Hurricane Maria is shown in the Atlantic Ocean in this NOAA's GOES East satellite image as it strengthened to a Category 3 hurricane just east of the Leeward Islands at 10:45 a.m. EDT (1445 UTC) on September 18, 2017.

Source: NOAA

Hurricane Maria is shown in the Atlantic Ocean in this NOAA’s GOES East satellite image as it strengthened to a Category 3 hurricane just east of the Leeward Islands at 10:45 a.m. EDT (1445 UTC) on September 18, 2017.

Hurricane Maria moved up the U.S. East Coast on Sunday, bringing storm and surge watches for part of the North Carolina Coast, the National Hurricane Center said.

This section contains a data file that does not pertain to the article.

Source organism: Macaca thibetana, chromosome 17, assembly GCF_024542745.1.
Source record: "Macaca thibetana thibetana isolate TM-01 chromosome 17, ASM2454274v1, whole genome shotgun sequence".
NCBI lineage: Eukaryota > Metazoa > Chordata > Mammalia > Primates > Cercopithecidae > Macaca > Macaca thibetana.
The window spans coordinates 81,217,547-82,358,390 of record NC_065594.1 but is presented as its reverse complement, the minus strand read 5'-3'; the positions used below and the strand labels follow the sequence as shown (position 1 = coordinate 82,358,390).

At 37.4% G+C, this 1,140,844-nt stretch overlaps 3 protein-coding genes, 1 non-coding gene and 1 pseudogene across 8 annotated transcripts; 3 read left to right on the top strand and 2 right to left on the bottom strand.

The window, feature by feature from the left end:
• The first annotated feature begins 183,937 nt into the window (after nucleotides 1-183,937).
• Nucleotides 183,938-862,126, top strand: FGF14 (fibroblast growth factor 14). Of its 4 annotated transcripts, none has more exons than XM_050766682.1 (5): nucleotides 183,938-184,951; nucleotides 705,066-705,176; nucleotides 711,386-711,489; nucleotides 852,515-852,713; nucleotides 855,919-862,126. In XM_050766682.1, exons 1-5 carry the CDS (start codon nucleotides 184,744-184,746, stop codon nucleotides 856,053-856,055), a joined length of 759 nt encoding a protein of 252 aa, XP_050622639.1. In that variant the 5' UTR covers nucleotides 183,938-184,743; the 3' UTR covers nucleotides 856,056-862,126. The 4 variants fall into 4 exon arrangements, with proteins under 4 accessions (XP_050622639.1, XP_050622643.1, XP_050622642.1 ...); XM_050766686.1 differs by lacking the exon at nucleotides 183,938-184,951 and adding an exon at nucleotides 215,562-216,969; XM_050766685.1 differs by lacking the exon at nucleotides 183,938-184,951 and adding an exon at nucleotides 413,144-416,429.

After laying waste to the Caribbean and plunging Puerto Rico into darkness and turmoil, the storm is set to make its presence known on parts of the eastern seaboard.

“A Tropical Storm Watch has been issued for the coast of North Carolina from Surf City northward to the North Carolina/Virginia border, including the Albemarle and Pamlico Sounds,” said a public advisory issued by the NHC.

“A Storm Surge Watch has been issued for the coast of North Carolina from Cape Lookout northward to Duck.”

A Tropical Storm watch means storm conditions are possible in the next 48 hours, while a Surge Watch means life threatening flooding is possible in the same amount of time.

Maria is expected to remain intense as it continues to churn over warm waters, said the NHC.

Maria has been traveling over the waters of the Atlantic. The storm struck several islands in the Caribbean, killing people and causing widespread damage.

A second hurricane, Lee, is further east in the Atlantic.

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